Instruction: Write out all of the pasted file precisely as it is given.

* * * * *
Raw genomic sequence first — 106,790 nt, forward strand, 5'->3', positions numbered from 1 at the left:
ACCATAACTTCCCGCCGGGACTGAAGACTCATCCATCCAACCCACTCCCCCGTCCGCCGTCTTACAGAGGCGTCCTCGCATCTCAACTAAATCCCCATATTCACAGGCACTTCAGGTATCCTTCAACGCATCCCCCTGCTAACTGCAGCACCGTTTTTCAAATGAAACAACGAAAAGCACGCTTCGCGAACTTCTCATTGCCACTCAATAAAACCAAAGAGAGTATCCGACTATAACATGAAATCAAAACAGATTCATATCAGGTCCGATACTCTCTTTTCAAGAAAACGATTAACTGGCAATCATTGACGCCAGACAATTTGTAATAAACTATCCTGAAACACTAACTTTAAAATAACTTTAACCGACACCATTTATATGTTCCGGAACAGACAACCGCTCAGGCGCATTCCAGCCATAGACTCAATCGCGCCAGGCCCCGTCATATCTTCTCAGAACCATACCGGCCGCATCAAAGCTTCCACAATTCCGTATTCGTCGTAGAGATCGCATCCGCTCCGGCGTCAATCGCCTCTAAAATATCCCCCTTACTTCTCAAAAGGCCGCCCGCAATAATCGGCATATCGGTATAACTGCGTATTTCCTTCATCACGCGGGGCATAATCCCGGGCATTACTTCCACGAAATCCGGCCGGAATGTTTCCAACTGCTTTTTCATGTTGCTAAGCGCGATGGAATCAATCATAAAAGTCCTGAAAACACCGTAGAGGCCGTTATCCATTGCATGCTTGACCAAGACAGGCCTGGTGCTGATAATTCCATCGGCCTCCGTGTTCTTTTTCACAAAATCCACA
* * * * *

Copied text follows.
Raw genomic sequence first — 106,790 nt, forward strand, 5'->3', positions numbered from 1 at the left:
ACCATAACTTCCCGCCGGGACTGAAGACTCATCCATCCAACCCACTCCCCCGTCCGCCGTCTTACAGAGGCGTCCTCGCATCTCAACTAAATCCCCATATTCACAGGCACTTCAGGTATCCTTCAACGCATCCCCCTGCTAACTGCAGCACCGTTTTTCAAATGAAACAACGAAAAGCACGCTTCGCGAACTTCTCATTGCCACTCAATAAAACCAAAGAGAGTATCCGACTATAACATGAAATCAAAACAGATTCATATCAGGTCCGATACTCTCTTTTCAAGAAAACGATTAACTGGCAATCATTGACGCCAGACAATTTGTAATAAACTATCCTGAAACACTAACTTTAAAATAACTTTAACCGACACCATTTATATGTTCCGGAACAGACAACCGCTCAGGCGCATTCCAGCCATAGACTCAATCGCGCCAGGCCCCGTCATATCTTCTCAGAACCATACCGGCCGCATCAAAGCTTCCACAATTCCGTATTCGTCGTAGAGATCGCATCCGCTCCGGCGTCAATCGCCTCTAAAATATCCCCCTTACTTCTCAAAAGGCCGCCCGCAATAATCGGCATATCGGTATAACTGCGTATTTCCTTCATCACGCGGGGCATAATCCCGGGCATTACTTCCACGAAATCCGGCCGGAATGTTTCCAACTGCTTTTTCATGTTGCTAAGCGCGATGGAATCAATCATAAAAGTCCTGAAAACACCGTAGAGGCCGTTATCCATTGCATGCTTGACCAAGACAGGCCTGGTGCTGATAATTCCATCGGCCTCCGTGTTCTTTTTCACAAAATCCACA